kent place names - d

Darenth, first mentioned in the tenth century as Daerintan, is etymologically the same word as the river Darent, suggesting an estate or settlement on the Darent. The river-name itself is Celtic and means a river where oak-trees grow.

Dartford is literally a ford on the River Darent, first recorded in the Domesday Book as Tarentefort. The ford element goes back to Old English, but the river-name itself is Celtic and indicates a river where oak-trees grow.

Deal is a settlement at a hollow or valley, from the Old English dæl. Its earliest spelling was Addelam in the Domesday Book, where it is prefixed with the Latin preposition ad at.

Denton is a common English place-name which signifies a village in a valley, from the Old English denu valley and tun village, farmstead. The Denton near Dover was first recorded in 799 as Denetun.

The last syllable of Detling represents the Old English ingas family or followers. The first part of the place-name seems to be an old personal name, probably Dyttel, so that the town was originally associated with Dyttels family. It was first recorded in the eleventh century as Detlinges.

Ditton is literally a village by a ditch, from the Old English roots dic ditch, dike and tun village, homestead. It first appeared on the records as Dictun in the tenth century.

Doddington seems to go back to an Old English personal name, Dodda, suggesting a local landowner whose estate constituted the area of the village. The name is a common one and can be found across the country.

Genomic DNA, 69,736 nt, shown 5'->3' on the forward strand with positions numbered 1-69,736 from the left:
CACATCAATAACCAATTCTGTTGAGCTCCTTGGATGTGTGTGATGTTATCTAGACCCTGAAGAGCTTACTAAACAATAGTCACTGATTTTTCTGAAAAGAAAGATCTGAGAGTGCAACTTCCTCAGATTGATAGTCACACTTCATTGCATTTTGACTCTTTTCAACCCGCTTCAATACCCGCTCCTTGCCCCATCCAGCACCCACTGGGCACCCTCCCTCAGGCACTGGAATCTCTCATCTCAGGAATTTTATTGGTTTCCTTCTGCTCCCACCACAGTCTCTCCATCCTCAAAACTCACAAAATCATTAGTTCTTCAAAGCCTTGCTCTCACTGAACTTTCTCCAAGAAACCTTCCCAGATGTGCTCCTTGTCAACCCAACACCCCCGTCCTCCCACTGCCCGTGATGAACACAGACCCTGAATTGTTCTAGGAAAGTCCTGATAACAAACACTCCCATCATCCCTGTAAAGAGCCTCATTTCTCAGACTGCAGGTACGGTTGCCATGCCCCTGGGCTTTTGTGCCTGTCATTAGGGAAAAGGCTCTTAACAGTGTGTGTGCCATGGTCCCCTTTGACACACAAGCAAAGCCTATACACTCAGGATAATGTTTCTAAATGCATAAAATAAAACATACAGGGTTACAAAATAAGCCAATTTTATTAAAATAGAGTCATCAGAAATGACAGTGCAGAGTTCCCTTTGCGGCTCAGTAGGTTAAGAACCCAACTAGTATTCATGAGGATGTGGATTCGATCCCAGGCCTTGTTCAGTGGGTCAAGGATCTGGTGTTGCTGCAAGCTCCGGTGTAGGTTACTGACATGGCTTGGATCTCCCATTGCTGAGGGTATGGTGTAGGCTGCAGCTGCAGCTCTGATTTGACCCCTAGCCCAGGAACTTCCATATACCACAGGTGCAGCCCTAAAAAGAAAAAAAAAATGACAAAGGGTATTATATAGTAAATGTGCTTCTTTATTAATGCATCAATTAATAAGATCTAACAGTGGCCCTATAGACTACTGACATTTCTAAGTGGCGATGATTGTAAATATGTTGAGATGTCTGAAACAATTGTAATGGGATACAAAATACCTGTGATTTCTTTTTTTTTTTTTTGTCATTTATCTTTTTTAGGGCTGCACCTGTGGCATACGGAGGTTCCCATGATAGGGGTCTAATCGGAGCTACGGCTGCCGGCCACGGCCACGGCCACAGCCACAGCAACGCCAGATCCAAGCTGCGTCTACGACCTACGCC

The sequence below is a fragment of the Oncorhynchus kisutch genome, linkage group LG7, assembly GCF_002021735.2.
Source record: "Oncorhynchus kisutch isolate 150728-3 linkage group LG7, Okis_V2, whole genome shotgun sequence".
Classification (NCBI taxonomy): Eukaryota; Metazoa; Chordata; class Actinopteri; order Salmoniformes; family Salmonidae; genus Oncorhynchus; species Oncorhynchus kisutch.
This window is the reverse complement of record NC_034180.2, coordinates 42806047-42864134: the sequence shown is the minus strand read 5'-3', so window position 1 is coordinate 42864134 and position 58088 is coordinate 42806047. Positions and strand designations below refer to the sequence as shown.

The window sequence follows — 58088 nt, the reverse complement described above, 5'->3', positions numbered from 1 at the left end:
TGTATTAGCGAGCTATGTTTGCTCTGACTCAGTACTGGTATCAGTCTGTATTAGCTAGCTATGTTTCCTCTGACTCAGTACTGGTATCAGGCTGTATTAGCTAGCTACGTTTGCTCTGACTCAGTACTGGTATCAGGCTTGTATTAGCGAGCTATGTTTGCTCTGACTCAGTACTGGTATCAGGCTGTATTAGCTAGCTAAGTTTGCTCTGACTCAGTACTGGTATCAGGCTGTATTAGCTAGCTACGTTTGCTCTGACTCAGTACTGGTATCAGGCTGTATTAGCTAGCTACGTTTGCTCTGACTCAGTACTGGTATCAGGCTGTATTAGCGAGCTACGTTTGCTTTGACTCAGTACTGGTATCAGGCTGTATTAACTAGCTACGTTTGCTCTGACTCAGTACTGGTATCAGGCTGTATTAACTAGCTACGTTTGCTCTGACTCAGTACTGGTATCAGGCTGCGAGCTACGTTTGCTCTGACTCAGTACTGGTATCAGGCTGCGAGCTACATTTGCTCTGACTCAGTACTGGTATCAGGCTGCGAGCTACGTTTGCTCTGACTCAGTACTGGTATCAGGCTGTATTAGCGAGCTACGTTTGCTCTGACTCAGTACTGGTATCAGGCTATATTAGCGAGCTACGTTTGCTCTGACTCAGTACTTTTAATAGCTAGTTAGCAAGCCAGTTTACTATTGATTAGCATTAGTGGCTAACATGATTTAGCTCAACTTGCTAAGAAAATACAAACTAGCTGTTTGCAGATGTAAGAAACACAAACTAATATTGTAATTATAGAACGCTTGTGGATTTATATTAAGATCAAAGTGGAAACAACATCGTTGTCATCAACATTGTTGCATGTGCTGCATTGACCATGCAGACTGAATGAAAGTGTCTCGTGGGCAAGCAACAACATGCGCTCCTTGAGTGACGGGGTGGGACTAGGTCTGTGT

Dover, first recorded as Dubris in the 4th century, takes its name from a stream here, now called the Dour, an ancient Celtic name which meant simply the waters.

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First recorded as Dengenesse in 1335, Dungeness is literally a headland near Denge Marsh, from the Old English næss headland. Denge Marsh itself first appeared in 774 as Dengemersc, and may represent a marsh of the valley district, from denu valley and mersc marsh.

Dunkirk was actually named after the French town of Dunkerque and first appears on record in 1790. The name was orignally given to places considered in some way lawless or remote, and there were once Dunkirks in other parts of England.

Dunton Green was originally Dunington, or Dunns estate, from the Old English tun village, estate, farmstead. The Green was a later addition.

Dymchurch is probably the judges church. The roots are Old English dema judge and cirice church, and it first appears in about 1100 as Deman circe.

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